Wednesday, June 11, 2008


Yesterday was Toaster’s 11th birthday. His gifts, they were plentiful:

--An Andy Warhol poster
--A ripstick
--Many, many songs off iTunes
--some sort of Wii game that involves being in a band
--the day off school
--the day off school for two of his friends
--spending said day in 95 degree heat riding rollercoasters at Six Flags.

That last may sound like hell to most normal people, but to eleven-year-olds, it is apparently the Best. Day. EVER.

I am unable to ride even on the little kiddie rollercoasters, so I elected to go to work, Regina and John elected to go to work, and Dave won the superspecial prize of being escort to three crazy children. (I spent the day pitying him, but it turns out he had a grand old time—as well he ought to, I suppose. For one thing, he actually likes rollercoasters. And for another, Toaster was so freaking happy.)

When I was his age, birthdays really stressed me out. I actually requested that my parents no longer have birthday parties for me, as the attention and the pressure of having such high expectations of perfection usually resulted in me having a tantrum. So, instead, we would go to the beach, and then out to dinner, and I would feel special and have a good time, but not get overwhelmed. Fewer presents maybe, but overall a better birthday. I kinda feel like this was the same for Toaster—his last birthday party was actually fine, but he wasn’t so effervescently delighted as he was yesterday. Over dinner (the six of us went out to dinner) we all heard again and again and again about how you go so fast up Kingda Ka that you can’t close your eyes, and The Dark Knight was kind of lame, but the other dangling Batman ride was awesome. You turn all the way upside down with your feet dangling in the air! Superman was closed, but Nitro was the best it went on for half a mile!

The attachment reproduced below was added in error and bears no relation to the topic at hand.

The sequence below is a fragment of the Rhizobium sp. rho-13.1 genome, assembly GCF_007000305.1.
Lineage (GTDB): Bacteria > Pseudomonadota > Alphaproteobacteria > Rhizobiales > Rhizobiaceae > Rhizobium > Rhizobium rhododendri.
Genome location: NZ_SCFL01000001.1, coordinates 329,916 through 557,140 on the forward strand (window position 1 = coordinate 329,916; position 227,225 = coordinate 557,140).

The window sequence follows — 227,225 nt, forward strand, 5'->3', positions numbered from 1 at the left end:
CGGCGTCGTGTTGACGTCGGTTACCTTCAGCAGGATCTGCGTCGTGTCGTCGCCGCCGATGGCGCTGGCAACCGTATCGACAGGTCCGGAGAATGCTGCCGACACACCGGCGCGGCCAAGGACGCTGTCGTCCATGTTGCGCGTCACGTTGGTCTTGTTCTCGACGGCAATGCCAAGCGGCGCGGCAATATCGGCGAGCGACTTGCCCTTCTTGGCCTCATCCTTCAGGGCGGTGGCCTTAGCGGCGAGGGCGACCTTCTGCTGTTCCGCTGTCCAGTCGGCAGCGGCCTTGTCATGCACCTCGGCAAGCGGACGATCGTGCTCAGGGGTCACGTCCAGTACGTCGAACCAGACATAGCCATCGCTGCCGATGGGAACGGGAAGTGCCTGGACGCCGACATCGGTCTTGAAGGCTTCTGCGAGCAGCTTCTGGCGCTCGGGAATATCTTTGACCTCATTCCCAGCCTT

As Dave finished putting the exhausted boy and his sister to bed, he said “Damn. I forgot to put stuff on Toaster’s lip. He hurt it--”

“On Kingda Ka, when it shot down so fast he couldn’t lift his head and he bit his lip and it bled,” I finished. “There is nothing that Toaster experienced today that I do not feel as though I lived it myself.”

Happy Birthday, kid.

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